US: Investigation of cantaloupe Listeria outbreak has Congress asking serious questions around third party audits
Posted: January 23rd, 2012 - 10:40am
Source: Leavitt Partners
Last week a Congressional House report was issued on the government’s investigation into the cantaloupe Listeria outbreak. The report provided some very interesting findings and lessons not only for and about Jensen Farms but for and about the industry as a whole.
Conducted by the Congressional Committee on Energy and Commerce, the investigation included review of documents from and interviews with FDA; Jensen Farms; its distributor, Frontera Produce; and its third-party auditor, Primus Labs. And it was the information obtained from and about the audits that was highlighted as of most significant issue – and concern – in the report. The report was accompanied by a Letter from the Committee to FDA Commissioner Margaret Hamburg that further emphasized concern around the use of third party auditors. The letter to Commissioner Hamburg stated:
“We urge you to review closely the information uncovered during our investigation. In particular, the investigation identified significant problems with the third-party inspection system used by growers and distributors … FDA officials identified “serious design flaws” in the processing technique used at Jensen Farms and “poor sanitary design of the facility itself” as the causes of the contamination, and they indicated that “everything that was found wrong was addressed in FDA guidance” published in 2009. Yet these flawed facility designs and processing techniques were both recommended by and rated as “superior” by the third-party auditor of Jensen Farms.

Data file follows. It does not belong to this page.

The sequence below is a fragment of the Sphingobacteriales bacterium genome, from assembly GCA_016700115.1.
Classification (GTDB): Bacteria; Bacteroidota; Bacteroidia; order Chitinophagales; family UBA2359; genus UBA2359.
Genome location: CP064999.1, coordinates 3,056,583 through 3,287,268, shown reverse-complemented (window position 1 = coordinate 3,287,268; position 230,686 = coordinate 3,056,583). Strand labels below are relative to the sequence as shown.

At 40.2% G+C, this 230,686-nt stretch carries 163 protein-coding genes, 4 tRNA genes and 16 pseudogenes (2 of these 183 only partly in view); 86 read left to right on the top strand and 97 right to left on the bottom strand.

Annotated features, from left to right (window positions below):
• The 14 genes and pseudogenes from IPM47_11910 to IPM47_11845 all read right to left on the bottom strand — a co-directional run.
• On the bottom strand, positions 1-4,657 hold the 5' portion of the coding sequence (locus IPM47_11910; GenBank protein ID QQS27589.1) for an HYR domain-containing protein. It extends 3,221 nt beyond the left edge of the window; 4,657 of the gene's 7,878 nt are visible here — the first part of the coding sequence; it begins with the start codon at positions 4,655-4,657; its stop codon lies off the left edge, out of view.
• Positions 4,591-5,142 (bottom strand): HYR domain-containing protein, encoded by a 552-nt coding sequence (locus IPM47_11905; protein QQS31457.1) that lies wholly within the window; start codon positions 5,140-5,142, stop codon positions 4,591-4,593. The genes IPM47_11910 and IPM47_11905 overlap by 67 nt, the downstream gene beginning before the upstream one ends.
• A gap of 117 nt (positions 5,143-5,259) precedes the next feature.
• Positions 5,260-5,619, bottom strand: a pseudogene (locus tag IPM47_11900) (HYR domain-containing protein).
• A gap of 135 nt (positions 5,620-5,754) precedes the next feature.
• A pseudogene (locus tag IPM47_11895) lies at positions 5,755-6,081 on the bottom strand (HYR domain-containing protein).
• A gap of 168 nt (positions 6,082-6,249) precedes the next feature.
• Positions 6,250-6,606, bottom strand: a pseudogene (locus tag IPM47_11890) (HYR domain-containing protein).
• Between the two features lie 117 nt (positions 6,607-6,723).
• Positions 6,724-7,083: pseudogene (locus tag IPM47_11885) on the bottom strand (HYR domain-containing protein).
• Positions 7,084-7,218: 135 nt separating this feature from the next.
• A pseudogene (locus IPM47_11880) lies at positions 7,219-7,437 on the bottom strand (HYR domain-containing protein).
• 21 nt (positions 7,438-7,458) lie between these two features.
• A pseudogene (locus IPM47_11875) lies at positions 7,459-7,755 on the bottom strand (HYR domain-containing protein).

This finding revealed two major industry problem areas:
1. Failures in the industry’s auditing system
As the letter states “The auditing failed in the case of the recent Listeria outbreak.” These failures are itemized as the auditors:
missing or failing to prioritize important food safety deficiencies.
lacking any regulatory authority and not reporting identified problems to any regulatory authority.
not ensuring that identified problems were resolved.
providing advance notice of site visits.
spending only a short period of time on-site.
multiple conflicts of interest.
In defense, Jerry Walzel, the president of Bio Food Safety, Inc., the subcontractor hired by Primus Labs to conduct the Jensen Farms audit, stated that consistent with Primus Labs policy – the audits only deducted from the score if a method or technique was inconsistent with FDA regulations; they did not deduct from the score if FDA guidance was not being followed – which brings up the second major issue …
2. The perception of guidance vs. regulation
the auditors’ findings were not based on the practices of the best farms and failed to ensure that the producer met FDA guidance.
I don’t believe that Walzel’s additional statement that “guidelines are opinions…. regulations are law” is indicative of the perception and practices followed by the industry and/or its auditors. But if that is a view, the consequence will herald the end of self-policing and ensure that all GMPs and guidance documents become regulation.